Perhaps understandably, Wharton didn’t even mention it in her own autobiography.​ But she didn’t toss the play, either—it remained in her personal papers, Mead reports. After her death, those documents ended up at multiple research libraries around the United States. One of those libraries is the Harry Ransom Center at the University of Texas at Austin—which saved two typescripts of the play in a larger collection of scripts and promptbooks of authors like Lillian Hellman and Jean Cocteau.

Now, the first typescript has been published by Laura Rattray and Mary Chinery in the Edith Wharton Review. The scholars tracked it down after finding an obscure reference the play in a newspaper. The play, write Rattray and Chinery, is the only original, full-length Wharton play that exists.

The story follows a nurse named Kate Derwent whose marriage runs into trouble when her husband learns that she helped his injured first wife die. The consequences of Derwent’s actions not only threaten her social standing—they threaten a once loving relationship when her husband refused to believe that she acted out of pity instead of malice. The play’s dramatic ending is pure Wharton, whose heroine chooses defiant loneliness rather than the love of an unworthy man.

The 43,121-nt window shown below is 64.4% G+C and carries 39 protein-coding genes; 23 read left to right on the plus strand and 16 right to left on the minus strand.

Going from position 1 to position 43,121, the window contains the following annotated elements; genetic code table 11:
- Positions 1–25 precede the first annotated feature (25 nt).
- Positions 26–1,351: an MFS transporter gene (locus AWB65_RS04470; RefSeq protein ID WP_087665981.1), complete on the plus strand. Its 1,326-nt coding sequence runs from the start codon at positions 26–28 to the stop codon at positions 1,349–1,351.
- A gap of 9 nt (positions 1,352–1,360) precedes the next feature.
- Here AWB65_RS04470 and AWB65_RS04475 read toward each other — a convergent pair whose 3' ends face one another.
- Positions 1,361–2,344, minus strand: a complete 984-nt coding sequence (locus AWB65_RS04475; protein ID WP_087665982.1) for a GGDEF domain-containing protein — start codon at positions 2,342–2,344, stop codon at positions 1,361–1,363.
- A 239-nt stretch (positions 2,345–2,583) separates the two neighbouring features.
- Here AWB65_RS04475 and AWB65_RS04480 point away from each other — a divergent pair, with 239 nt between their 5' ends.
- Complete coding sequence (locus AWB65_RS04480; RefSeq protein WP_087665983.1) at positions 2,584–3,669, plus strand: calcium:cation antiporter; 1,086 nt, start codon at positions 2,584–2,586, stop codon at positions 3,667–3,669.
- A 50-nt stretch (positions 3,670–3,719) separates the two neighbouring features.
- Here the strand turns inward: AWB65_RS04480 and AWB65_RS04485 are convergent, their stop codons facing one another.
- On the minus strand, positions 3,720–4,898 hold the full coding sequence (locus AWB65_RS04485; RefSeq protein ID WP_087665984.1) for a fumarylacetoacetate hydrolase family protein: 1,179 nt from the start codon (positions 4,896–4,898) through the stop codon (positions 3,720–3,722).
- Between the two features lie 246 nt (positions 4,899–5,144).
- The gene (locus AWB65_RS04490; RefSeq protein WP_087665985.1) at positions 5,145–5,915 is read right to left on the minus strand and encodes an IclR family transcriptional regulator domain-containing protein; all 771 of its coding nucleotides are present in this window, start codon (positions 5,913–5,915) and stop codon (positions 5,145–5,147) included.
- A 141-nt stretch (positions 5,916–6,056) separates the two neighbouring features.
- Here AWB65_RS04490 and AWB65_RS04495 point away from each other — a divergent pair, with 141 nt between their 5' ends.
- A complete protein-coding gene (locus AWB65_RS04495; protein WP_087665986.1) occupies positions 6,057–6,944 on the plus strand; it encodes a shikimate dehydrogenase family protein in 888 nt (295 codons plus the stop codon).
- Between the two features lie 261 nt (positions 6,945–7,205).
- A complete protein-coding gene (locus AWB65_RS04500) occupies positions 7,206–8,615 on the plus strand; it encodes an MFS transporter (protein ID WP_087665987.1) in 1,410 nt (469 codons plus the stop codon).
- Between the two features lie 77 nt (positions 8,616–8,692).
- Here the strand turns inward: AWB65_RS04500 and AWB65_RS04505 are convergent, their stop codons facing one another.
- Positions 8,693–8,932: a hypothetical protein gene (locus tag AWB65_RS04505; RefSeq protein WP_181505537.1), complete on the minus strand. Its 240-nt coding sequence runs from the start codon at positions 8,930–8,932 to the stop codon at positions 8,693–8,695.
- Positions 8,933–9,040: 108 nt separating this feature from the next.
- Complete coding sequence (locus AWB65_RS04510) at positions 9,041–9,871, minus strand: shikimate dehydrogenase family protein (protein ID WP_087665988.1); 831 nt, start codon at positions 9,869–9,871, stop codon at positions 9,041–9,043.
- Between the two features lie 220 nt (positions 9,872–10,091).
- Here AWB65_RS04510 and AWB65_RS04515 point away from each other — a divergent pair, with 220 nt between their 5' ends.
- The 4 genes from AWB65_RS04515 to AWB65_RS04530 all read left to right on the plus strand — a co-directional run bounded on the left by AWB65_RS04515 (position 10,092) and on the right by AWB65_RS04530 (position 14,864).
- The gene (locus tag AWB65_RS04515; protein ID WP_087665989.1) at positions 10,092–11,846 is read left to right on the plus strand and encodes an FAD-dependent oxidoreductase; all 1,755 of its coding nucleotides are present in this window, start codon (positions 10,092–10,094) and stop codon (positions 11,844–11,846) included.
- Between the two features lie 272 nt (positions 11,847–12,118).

Wharton wrote about euthanasia again in her 1907 novel The Fruit of the Tree, in which a similar ethical dilemma serves as a major plot point. As Mead notes, the play shows that Wharton grappled with questions of assisted suicide and romantic autonomy long before her first novels were written.

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The Guardian: Unseen Edith Wharton play found hidden in Texas archive

Unseen Edith Wharton play found hidden in Texas archive

Two scholars unearth 1901 work called The Shadow of a Doubt, written before author found fame with The Age of Innocence

Edith Wharton
Edith Wharton was establishing herself as a playwright before becoming a novelist. Photograph: Hulton Archive/Getty Images

Long before achieving literary fame with The Age of Innocence, the novelist Edith Wharton wrote a number of plays that never made it to the stage.